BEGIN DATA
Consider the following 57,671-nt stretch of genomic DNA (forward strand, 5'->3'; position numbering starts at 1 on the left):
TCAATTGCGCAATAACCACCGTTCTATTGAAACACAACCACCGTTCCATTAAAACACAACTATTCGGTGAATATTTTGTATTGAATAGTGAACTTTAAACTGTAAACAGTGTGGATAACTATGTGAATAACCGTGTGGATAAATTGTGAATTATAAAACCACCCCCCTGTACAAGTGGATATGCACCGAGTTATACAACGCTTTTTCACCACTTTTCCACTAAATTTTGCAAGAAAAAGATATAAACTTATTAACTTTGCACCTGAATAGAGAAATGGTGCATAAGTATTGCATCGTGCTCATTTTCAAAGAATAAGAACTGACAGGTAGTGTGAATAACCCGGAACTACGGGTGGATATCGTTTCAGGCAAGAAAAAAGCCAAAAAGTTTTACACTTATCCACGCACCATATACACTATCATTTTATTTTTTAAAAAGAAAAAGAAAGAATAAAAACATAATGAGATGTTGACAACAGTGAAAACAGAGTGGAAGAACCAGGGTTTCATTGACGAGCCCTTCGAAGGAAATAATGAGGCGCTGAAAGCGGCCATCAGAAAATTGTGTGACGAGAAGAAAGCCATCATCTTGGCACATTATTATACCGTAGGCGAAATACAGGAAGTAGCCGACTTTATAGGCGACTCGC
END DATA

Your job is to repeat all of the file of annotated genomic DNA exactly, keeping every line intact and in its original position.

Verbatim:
Consider the following 57,671-nt stretch of genomic DNA (forward strand, 5'->3'; position numbering starts at 1 on the left):
TCAATTGCGCAATAACCACCGTTCTATTGAAACACAACCACCGTTCCATTAAAACACAACTATTCGGTGAATATTTTGTATTGAATAGTGAACTTTAAACTGTAAACAGTGTGGATAACTATGTGAATAACCGTGTGGATAAATTGTGAATTATAAAACCACCCCCCTGTACAAGTGGATATGCACCGAGTTATACAACGCTTTTTCACCACTTTTCCACTAAATTTTGCAAGAAAAAGATATAAACTTATTAACTTTGCACCTGAATAGAGAAATGGTGCATAAGTATTGCATCGTGCTCATTTTCAAAGAATAAGAACTGACAGGTAGTGTGAATAACCCGGAACTACGGGTGGATATCGTTTCAGGCAAGAAAAAAGCCAAAAAGTTTTACACTTATCCACGCACCATATACACTATCATTTTATTTTTTAAAAAGAAAAAGAAAGAATAAAAACATAATGAGATGTTGACAACAGTGAAAACAGAGTGGAAGAACCAGGGTTTCATTGACGAGCCCTTCGAAGGAAATAATGAGGCGCTGAAAGCGGCCATCAGAAAATTGTGTGACGAGAAGAAAGCCATCATCTTGGCACATTATTATACCGTAGGCGAAATACAGGAAGTAGCCGACTTTATAGGCGACTCGC